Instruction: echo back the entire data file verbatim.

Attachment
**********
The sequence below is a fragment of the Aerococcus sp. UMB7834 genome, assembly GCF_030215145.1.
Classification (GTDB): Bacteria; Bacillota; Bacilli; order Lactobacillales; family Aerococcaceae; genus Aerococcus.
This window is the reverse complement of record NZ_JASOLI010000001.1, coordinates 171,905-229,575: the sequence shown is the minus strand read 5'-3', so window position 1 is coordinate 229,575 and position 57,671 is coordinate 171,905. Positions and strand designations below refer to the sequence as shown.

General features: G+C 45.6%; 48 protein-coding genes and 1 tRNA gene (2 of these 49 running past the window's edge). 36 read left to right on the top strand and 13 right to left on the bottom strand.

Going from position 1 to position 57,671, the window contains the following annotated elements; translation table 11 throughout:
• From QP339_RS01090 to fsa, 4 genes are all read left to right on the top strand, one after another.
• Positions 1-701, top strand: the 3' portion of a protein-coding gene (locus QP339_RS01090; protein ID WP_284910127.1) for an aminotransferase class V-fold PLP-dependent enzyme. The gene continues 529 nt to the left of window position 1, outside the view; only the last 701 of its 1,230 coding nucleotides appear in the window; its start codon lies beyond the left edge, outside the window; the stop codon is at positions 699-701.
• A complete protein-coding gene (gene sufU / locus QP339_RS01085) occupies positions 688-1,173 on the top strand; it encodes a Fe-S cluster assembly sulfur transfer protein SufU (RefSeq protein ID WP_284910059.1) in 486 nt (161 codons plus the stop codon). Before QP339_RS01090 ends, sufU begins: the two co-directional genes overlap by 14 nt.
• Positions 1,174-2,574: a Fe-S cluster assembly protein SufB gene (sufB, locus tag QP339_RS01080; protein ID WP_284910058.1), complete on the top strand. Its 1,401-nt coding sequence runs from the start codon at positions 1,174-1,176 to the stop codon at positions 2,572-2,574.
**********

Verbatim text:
The sequence below is a fragment of the Aerococcus sp. UMB7834 genome, assembly GCF_030215145.1.
Classification (GTDB): Bacteria; Bacillota; Bacilli; order Lactobacillales; family Aerococcaceae; genus Aerococcus.
This window is the reverse complement of record NZ_JASOLI010000001.1, coordinates 171,905-229,575: the sequence shown is the minus strand read 5'-3', so window position 1 is coordinate 229,575 and position 57,671 is coordinate 171,905. Positions and strand designations below refer to the sequence as shown.

General features: G+C 45.6%; 48 protein-coding genes and 1 tRNA gene (2 of these 49 running past the window's edge). 36 read left to right on the top strand and 13 right to left on the bottom strand.

Going from position 1 to position 57,671, the window contains the following annotated elements; translation table 11 throughout:
• From QP339_RS01090 to fsa, 4 genes are all read left to right on the top strand, one after another.
• Positions 1-701, top strand: the 3' portion of a protein-coding gene (locus QP339_RS01090; protein ID WP_284910127.1) for an aminotransferase class V-fold PLP-dependent enzyme. The gene continues 529 nt to the left of window position 1, outside the view; only the last 701 of its 1,230 coding nucleotides appear in the window; its start codon lies beyond the left edge, outside the window; the stop codon is at positions 699-701.
• A complete protein-coding gene (gene sufU / locus QP339_RS01085) occupies positions 688-1,173 on the top strand; it encodes a Fe-S cluster assembly sulfur transfer protein SufU (RefSeq protein ID WP_284910059.1) in 486 nt (161 codons plus the stop codon). Before QP339_RS01090 ends, sufU begins: the two co-directional genes overlap by 14 nt.
• Positions 1,174-2,574: a Fe-S cluster assembly protein SufB gene (sufB, locus tag QP339_RS01080; protein ID WP_284910058.1), complete on the top strand. Its 1,401-nt coding sequence runs from the start codon at positions 1,174-1,176 to the stop codon at positions 2,572-2,574.